To Benjamin Lincoln
Mount Vernon March 10th 1788
My dear Sir,
Your favor of the 20th Ult., and the papers accompanying it came duly to hand; I believe none of your letters to me have miscarried as I have received the Gazettes containing the debates of your Convention very regularly.
I am sorry to hear that the issue of the proposed Government in New-Hampshire is, in any measure, dubious: Our accounts from that quarter have been favorable in the highest degree, they would have justified the expectation of an unanimous vote in their Convention.
The growing attachment of the People in your State to the proposed Constitution is certainly a strong proof of its general excellence; It shews that a due & impartial consideration of the subject will decide in its favor.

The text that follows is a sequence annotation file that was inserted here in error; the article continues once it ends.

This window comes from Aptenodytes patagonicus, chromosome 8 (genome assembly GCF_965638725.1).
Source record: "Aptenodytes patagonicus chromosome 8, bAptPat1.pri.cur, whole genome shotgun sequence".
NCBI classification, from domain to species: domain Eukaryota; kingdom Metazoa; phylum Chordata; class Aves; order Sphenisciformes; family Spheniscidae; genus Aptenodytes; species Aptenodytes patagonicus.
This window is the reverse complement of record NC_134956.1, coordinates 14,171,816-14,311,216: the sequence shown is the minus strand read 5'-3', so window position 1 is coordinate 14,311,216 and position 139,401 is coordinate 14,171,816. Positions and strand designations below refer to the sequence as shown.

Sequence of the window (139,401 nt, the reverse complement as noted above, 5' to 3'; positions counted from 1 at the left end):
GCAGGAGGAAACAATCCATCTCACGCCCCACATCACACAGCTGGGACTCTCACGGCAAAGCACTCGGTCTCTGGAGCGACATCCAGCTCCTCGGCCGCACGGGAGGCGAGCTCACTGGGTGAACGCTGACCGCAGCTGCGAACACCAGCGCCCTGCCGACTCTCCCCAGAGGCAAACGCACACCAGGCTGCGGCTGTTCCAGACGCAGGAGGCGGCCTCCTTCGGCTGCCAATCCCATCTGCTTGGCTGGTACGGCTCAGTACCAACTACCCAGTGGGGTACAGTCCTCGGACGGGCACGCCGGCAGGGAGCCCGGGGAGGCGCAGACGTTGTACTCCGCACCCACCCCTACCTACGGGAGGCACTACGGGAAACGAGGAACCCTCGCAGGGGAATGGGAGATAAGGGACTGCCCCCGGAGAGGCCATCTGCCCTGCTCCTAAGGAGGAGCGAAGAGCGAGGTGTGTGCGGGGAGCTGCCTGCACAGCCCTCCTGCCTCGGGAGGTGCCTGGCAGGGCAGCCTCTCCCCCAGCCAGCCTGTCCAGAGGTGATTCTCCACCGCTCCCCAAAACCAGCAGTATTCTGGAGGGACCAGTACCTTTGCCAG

At the end of the present Month we shall be able to form a tolerable judgmt of what may be its fate here, as our returns for the delegates to the Convention will be known at that time, and the characters chosen will be pretty generally decided in their opinions upon the matter before their delegation, as that will determine the people in their choice. The general tenor of the information, which I derive from those Gentlemen who call upon me, seems to agree in the oppositions loosing ground here; and that nothing is wanting to render the people so favourably disposed towards it as to put the decision beyond a doubt but a proper representation of, and information upon the subject. The opponents are indefatigable in their exertions, while the friends to the New form seem to rest the issue upon the goodness of their Cause. There will undoubtedly be a greater weight of abilities against the adoption in this Convention than in any other; It was to be expected from the characters who first declared against it here, but notwithstanding this, my opinion is (as it ever has been) that it will be received—With the highest esteem & regard I am My dear Sir, Yr most Affecte Ser⟨vt⟩
ALS, MH; LB, DLC:GW.